It was long ago and far away but I have very fond memories of Professor Ted Hill. It was the fall of 1964 and I had just entered the Honours History program at UBC. One of the features of that program was an Honours Reading Course and I drew Ted Hill. What an experience! Ted was one of a number of newly appointed young faculty, usually out of top-rated eastern graduate schools. (Sinel, Stocker and Klang were part of that cohort.) And these guys, but especially Ted, made a huge impression on a kid more or less fresh out of Trail, BC. To be sure, I was put through my paces (among his favorite lines were “ are you sure, Mr. Irvine, that is what you want to say?” Or “are you sure you want to say it that way?” But I was always struck by his energy, his clear love for his subject matter and the enthusiasm he brought to discussing things with the kid across the table. I do know that within a few weeks I knew that someday I wanted to be just like him. I am not sure I succeeded but I did teach history for forty years and I think that I enjoyed doing so as much as did Ted. William D. Irvine Professor Emeritus York University
Among my most vivid memories of Ted Hill are those from as far back as the mid-1950s, when we were both graduate students at the University of Washington and discussed history and all kinds of other subjects, often over copious quantities of beer. I also have a clear recollection of a visit to Ted’s home in Mukilteo and another to his fraternity, the Dekes. I shall never forget his kindness after I had broken a leg skiing and he drove me to work for several weeks until I could make my own way again. Much more recently, I enjoyed a splendid day in London with Ted and Nancy. In the evening, we went to see Michael Frayn’s play ‘Copenhagen’ complete with expert commentary from Ted between acts. During the course of an academic career, one meets a large number of remarkable colleagues, but few have made such a lasting impression as Ted Hill.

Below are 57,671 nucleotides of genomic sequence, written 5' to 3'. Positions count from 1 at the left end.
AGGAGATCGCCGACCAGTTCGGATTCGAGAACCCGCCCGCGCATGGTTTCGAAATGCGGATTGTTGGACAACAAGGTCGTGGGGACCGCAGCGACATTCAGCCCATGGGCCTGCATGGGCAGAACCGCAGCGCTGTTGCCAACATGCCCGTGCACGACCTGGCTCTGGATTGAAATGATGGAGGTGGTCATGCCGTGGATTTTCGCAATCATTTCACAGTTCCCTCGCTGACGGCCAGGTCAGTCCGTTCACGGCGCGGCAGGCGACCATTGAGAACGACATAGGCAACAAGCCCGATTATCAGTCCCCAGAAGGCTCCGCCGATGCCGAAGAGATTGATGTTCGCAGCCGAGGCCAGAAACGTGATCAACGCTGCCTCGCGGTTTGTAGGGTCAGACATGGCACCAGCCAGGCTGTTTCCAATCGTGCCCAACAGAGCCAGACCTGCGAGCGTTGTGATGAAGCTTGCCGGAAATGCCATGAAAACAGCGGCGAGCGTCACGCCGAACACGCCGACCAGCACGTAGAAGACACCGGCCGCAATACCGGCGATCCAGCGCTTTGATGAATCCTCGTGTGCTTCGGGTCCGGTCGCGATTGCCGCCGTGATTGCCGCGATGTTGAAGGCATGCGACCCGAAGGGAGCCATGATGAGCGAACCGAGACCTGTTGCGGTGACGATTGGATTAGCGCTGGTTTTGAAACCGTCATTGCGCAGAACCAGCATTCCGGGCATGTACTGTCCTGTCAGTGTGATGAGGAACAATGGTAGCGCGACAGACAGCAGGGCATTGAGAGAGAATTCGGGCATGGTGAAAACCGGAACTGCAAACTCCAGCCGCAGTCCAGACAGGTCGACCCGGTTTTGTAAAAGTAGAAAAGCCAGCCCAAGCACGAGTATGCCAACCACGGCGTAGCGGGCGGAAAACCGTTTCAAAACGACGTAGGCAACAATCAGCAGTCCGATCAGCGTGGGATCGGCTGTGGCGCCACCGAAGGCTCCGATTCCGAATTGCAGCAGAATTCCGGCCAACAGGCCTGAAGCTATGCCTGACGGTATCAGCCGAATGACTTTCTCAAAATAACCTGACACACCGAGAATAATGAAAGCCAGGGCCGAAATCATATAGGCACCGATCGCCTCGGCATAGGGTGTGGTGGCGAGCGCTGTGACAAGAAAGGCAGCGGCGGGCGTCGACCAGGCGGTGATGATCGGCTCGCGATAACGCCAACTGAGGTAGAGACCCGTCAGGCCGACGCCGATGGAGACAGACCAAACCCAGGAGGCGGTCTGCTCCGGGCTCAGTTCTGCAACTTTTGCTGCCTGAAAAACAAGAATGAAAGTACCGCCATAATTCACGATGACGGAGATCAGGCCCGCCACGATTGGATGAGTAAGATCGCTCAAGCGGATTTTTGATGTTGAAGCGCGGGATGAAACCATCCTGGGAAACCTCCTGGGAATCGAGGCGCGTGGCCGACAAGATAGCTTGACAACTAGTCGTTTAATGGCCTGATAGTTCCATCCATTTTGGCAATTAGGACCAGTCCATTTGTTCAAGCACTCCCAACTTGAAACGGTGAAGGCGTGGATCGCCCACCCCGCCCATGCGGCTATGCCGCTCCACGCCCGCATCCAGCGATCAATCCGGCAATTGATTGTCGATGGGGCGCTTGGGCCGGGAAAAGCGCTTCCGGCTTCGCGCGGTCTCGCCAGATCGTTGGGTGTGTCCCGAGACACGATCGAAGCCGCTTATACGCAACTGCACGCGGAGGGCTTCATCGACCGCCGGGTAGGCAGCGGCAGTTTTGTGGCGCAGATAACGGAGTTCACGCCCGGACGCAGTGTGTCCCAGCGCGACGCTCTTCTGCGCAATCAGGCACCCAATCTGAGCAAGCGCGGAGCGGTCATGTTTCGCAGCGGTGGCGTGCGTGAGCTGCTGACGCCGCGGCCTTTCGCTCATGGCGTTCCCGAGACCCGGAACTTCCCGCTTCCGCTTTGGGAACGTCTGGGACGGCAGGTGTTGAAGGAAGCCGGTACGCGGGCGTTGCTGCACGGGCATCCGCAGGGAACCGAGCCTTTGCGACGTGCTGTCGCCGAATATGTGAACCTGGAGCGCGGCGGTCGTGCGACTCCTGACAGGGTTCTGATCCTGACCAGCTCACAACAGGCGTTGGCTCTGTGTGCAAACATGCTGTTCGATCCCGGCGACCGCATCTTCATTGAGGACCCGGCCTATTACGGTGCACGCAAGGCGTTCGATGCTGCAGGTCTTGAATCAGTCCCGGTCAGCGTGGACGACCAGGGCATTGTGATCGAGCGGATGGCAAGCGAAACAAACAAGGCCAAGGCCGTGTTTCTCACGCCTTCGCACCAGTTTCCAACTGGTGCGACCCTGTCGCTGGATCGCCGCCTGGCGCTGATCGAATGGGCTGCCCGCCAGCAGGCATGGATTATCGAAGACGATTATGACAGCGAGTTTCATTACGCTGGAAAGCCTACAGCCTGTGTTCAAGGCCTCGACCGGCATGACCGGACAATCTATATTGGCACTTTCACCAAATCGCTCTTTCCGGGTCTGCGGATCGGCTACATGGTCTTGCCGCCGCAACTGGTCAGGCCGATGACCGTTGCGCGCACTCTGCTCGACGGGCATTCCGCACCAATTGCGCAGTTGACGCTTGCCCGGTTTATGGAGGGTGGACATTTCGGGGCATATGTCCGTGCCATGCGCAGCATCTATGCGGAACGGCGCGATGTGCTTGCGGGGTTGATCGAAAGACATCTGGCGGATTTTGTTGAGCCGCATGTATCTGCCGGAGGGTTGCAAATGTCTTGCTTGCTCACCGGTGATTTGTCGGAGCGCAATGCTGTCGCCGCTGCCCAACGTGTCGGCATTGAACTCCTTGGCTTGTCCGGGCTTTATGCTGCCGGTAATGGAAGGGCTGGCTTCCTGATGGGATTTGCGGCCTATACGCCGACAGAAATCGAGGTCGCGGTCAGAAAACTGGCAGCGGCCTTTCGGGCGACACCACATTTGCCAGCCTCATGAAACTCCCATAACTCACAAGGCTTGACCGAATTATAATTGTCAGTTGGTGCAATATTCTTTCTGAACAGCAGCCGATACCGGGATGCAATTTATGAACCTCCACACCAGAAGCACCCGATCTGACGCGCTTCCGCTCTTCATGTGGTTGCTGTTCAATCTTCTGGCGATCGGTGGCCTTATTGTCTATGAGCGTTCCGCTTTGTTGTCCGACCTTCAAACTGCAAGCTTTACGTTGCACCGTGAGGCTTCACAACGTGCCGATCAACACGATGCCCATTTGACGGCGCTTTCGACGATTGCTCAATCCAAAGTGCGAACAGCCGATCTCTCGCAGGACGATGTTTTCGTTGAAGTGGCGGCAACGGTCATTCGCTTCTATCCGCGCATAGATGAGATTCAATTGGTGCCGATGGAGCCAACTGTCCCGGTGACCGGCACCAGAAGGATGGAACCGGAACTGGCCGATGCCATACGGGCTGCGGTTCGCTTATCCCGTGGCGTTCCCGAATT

"Ted, when you go to Berlin, get in contact with Frank Forstmann. He is also interested in birds." That was Gren Patey's suggestion in 1995 which led to the start of a warmhearted friendship with Ted and Nancy. On our first trip to the Oder lowlands we saw a Northern Shrike, rare and remarkable. Later we watched near Berlin as the White Storks returned, and also the annual stop-over of large flocks of cranes, geese and ducks, the courtship display of Great Bustards and several White Tailed Eagles. Like the migrating birds since then Ted and Nancy came to Berlin every winter till spring. In letters and later emails we addressed the political issues of the day and then were eager to meet again and discuss with broadmindedness and bold conceptions, finally agreed on everything and affirmed each other that we knew what went wrong and how a good government should act. When we departed for summer we were convinced that we had straightened out the world's problems. I learned a lot from his profound knowledge, also from his daily newspaper studies, and from his expertise in German history. Even during his Berlin visits he worked impressively hard, through archives, books and heaps of private letters in order to consolidate his judgment on several controversies about the Nazi era and the time of the Second World War. With our discussions already being adventurous, I remember with pleasure one of our real adventures: A hike below the white chalk-cliffs of the island Rügen at the Baltic Sea. The path was buried under ice and snow, and the virgin snow cover showed that nobody had ventured out that way for quite some time. Should we risk it? We soon knew that we both felt: Yes. So we waved our ladies farewell for their safe bus return and set out in the fresh snow between cliff and sea. We had a great time, enjoyed the shared thrill. The picture is how I remember Ted and our time together.